David Bowie hasn’t performed live in seven years, but he has a good excuse — he’s been reading. His top 100 books are part of the “David Bowie Is” traveling exhibition (currently in Toronto.) The list reveals that he’s a big fan of American lit, including Michael Chabon’s Wonder Boys, Saul Bellow’s Herzog, James Baldwin’s The Fire Next Time, and more. He’s also an amateur rock historian, naming Charlie Gillete’s The Sound of the City: The Rise of Rock and Roll and Peter Guralnick’s Sweet Soul Music: Rhythm and Blues and the Southern Dream of Freedom among others. When can we sign up for the class, Professor Bowie?
There can’t be a novelist in America who watched ‘The Wire’ and didn’t think, ‘Oh my God, I want to do something like that.’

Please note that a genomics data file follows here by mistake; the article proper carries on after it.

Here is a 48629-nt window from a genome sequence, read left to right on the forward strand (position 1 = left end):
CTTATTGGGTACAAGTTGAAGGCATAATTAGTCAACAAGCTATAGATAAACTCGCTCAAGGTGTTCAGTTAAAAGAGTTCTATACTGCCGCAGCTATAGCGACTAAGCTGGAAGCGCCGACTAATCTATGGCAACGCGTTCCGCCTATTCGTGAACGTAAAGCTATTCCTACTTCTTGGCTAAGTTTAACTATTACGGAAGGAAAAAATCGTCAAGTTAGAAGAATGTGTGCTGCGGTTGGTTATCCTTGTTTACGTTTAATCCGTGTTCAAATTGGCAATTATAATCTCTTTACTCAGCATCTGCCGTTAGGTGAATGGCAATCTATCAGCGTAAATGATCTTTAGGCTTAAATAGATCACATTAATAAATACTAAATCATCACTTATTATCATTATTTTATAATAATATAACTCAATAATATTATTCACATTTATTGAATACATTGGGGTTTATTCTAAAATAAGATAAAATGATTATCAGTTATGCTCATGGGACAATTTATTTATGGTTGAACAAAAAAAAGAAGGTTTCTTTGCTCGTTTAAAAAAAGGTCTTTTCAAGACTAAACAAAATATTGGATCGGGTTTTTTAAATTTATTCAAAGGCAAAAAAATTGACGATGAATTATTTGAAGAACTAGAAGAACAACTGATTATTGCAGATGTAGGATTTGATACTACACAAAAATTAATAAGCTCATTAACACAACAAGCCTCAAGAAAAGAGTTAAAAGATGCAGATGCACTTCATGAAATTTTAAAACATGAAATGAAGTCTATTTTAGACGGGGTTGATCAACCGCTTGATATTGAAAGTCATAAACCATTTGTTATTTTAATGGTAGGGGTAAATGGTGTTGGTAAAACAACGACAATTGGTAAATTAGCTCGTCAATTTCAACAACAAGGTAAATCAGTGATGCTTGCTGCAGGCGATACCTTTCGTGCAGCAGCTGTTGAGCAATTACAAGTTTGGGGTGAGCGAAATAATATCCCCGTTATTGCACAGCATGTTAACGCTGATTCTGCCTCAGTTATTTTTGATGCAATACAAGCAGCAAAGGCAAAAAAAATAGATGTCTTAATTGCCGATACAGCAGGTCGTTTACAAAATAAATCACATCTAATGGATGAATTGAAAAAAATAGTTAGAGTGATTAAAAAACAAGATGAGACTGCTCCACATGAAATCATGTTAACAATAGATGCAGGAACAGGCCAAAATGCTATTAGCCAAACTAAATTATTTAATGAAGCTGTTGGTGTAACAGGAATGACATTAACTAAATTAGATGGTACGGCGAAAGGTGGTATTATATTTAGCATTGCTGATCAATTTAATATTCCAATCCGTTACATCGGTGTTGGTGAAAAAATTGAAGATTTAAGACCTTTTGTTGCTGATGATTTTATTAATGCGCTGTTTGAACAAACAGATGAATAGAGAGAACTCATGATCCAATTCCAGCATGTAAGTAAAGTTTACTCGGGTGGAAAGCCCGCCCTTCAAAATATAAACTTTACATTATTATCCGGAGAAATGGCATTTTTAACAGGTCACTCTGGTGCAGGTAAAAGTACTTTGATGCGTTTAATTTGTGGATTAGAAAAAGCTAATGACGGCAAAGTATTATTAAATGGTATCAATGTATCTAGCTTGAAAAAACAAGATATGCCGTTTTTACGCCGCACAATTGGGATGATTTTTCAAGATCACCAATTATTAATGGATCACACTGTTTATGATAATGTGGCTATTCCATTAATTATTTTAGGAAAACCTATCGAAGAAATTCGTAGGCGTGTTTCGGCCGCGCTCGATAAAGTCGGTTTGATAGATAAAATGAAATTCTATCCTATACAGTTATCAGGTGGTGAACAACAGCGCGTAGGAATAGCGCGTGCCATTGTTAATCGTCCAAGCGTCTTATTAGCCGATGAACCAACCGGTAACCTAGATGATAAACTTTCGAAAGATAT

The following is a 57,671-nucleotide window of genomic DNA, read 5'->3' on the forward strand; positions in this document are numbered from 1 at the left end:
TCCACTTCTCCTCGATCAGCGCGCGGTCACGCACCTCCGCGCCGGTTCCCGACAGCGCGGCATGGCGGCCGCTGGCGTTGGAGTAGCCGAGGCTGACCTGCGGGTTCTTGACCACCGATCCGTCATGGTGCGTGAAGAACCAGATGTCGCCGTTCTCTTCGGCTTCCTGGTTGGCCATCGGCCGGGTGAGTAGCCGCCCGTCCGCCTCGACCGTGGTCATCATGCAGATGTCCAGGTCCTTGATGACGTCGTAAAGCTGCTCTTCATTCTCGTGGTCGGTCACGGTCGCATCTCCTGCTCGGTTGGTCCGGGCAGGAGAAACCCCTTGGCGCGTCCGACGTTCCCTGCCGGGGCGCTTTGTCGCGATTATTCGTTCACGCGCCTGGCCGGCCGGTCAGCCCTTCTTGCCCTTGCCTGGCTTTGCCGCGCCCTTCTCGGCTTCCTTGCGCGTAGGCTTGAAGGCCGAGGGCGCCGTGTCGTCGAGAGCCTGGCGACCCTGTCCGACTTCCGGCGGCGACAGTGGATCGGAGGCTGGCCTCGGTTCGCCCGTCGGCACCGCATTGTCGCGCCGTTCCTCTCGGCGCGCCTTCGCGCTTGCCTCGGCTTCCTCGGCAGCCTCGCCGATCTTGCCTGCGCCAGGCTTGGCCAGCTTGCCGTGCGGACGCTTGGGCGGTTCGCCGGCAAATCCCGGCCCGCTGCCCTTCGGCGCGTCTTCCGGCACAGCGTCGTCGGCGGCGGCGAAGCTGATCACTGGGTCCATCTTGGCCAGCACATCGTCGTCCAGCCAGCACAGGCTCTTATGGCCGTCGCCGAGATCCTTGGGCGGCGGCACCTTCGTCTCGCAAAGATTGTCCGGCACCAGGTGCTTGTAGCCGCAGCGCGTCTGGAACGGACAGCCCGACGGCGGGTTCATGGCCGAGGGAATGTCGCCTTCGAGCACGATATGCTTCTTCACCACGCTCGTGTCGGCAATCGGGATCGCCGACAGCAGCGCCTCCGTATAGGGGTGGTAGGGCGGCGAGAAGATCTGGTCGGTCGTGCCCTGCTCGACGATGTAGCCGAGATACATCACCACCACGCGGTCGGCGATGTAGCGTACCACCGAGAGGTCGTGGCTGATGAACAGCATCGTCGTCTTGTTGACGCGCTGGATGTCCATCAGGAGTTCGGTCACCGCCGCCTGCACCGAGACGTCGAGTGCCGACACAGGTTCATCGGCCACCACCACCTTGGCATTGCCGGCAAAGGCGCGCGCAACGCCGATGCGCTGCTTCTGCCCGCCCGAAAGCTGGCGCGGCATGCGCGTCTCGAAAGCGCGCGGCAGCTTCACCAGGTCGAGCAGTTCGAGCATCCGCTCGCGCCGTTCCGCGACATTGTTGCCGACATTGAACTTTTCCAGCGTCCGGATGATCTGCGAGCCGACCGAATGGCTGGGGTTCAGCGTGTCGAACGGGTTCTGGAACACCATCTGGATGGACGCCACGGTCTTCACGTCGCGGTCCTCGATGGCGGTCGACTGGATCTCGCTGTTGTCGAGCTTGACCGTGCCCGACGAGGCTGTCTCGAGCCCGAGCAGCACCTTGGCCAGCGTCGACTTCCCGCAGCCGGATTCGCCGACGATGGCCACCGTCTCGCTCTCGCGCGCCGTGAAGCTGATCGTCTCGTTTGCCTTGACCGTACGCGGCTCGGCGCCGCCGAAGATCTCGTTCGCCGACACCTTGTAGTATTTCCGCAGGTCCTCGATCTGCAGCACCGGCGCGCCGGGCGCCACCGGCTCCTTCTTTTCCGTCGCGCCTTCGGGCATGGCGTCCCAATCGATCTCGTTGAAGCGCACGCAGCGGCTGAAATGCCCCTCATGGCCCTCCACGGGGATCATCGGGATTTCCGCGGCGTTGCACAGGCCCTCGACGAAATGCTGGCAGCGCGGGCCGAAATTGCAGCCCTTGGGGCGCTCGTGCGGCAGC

Peel away Michael Chabon’s luminous prose, and his new novel Telegraph Avenue would be a pretty lackluster book.
"That’s what Chabon’s books do, sentence after sentence, page after page: they force you to bring your game up to his level. Chabon is such a good noticer, and such an effortless explainer of what he’s noticed, that you, his reader, become a better noticer under his spell."
Early in the novel, for instance, we find ourselves at a memorabilia convention where a scuffle breaks out requiring a pair of private security guards to escort one of the offenders off the convention floor. We have all seen these security guys. They are large men, squat-built and neckless, their hormone-pumped pecs stuffed into too-tight white shirts. Chabon knows you know all this, and so his lone physical descriptor is that the younger of the two goons has his ‘head shaved clean as a porn star’s testicle.’
Dreams are the Sea-Monkeys of consciousness; in the back pages of sleep they promise us teeming submarine palaces but leave us, on waking, with a hermetic residue of freeze-dried dust. At the breakfast table in my house, an inflexible law compels all recountings of dreams to be compressed into a sentence or, better still, half a sentence, like the paraphrasing of epic films listed in TV Guide: ‘Rogue samurai saves peasant village.’